Korean J Gastroenterol.  2017 Oct;70(4):181-189. 10.4166/kjg.2017.70.4.181.

Serological Changes after Equivocal Helicobacter pylori-serology Test Findings Dependent on Gastric Secreting Ability

Affiliations
  • 1Department of Internal Medicine, Konkuk University School of Medicine, Seoul, Korea. sunyoung@kuh.ac.kr

Abstract

BACKGROUND/AIMS
The serum anti-Helicobacter pylori (H. pylori) immunoglobulin G (IgG) and serum pepsinogen (PG) assays are widely used to screen for gastric cancer. An equivocal serology test finding indicates IgG titer between the positive and negative test findings. This study aims to evaluate the long-term follow-up result after an equivocal test finding on the serum anti-H. pylori IgG assay.
METHODS
Koreans aged 18 years or older with an equivocal serum anti-H. pylori IgG assay finding were included. Subjects were excluded if they did not undergo H. pylori serology test, serum PG assay, and upper gastrointestinal (UGI) endoscopy on the same day at our center. The annual test findings were followed-up using the same methods.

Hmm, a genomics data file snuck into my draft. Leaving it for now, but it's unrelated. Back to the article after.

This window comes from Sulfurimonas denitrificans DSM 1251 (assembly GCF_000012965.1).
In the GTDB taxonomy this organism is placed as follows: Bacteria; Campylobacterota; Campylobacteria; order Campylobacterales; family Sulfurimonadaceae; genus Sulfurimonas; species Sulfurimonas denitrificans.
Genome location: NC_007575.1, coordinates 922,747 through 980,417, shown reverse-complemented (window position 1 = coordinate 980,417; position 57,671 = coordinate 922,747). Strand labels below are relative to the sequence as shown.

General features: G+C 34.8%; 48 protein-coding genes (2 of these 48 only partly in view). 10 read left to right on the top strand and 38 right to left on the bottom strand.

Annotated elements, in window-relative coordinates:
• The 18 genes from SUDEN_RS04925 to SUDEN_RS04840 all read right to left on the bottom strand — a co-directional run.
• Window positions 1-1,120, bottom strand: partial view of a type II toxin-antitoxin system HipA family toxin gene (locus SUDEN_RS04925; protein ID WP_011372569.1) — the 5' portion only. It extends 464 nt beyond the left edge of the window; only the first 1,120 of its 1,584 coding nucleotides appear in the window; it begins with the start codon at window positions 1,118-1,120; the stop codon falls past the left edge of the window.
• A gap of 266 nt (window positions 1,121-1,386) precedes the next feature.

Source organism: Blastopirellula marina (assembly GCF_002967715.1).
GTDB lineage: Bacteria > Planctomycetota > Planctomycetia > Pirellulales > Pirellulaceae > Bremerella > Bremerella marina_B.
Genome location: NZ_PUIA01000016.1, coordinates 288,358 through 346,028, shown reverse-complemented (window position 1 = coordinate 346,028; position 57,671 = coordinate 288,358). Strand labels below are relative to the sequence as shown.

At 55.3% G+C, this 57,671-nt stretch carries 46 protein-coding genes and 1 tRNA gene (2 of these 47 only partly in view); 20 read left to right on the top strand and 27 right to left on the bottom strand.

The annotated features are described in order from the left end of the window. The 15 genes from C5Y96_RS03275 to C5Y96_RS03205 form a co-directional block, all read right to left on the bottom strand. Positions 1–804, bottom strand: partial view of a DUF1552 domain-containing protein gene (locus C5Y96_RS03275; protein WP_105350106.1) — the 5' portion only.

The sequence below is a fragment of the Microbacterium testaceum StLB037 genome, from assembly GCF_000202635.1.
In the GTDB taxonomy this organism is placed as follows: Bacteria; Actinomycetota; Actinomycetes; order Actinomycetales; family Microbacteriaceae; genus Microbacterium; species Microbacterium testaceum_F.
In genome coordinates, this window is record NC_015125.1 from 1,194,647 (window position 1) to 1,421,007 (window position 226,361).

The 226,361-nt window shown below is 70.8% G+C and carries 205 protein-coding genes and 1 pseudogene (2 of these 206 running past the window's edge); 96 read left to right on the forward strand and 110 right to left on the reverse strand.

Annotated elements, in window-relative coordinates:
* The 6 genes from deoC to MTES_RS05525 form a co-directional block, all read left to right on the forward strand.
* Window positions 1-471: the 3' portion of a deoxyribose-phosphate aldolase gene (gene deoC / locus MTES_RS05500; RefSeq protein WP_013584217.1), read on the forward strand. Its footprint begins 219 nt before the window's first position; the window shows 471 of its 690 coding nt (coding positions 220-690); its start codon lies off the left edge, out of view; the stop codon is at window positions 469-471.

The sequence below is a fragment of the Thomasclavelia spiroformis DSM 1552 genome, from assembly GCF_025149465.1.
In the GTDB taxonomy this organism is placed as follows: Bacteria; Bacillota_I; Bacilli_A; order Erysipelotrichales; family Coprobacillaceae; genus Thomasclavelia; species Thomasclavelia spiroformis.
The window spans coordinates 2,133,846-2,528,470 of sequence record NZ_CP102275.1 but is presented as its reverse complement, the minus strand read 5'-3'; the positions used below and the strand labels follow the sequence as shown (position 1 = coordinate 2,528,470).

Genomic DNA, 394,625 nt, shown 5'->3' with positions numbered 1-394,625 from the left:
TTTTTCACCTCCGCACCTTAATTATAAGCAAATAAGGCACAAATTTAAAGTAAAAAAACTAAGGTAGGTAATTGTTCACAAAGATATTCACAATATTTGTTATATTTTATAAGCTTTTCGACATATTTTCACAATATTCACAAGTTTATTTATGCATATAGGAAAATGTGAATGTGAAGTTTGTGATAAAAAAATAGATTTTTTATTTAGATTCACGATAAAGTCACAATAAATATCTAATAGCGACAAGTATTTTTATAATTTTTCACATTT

RESULTS
Of the 7,178 subjects who underwent the serum assays and UGI endoscopy on the same day, 274 (3.8%) subjects showed an equivocal H. pylori serology test finding. Of the 98 subjects who were followed-up, 58 (59.2%) showed seropositive finding at the mean follow-up period of 30.6±12.4 months. Subjects with seroconversion showed a higher initial serum PG I (p=0.023) and PG II (p=0.036) levels than those without seroconversion.
CONCLUSIONS
An equivocal H. pylori serology test finding was not rare (3.8%) in Korean adults, and 60% of equivocal subjects showed seroconversion within 3 years. Higher seroconversion rates in subjects with high PG I and PG II levels suggest that intact gastric secreting ability plays a role in the survival of H. pylori. Therefore, equivocal subjects with increased serum PG levels should be considered as potential seropositive subjects.

Keyword

Helicobacter pylori; Pepsinogen; Serology
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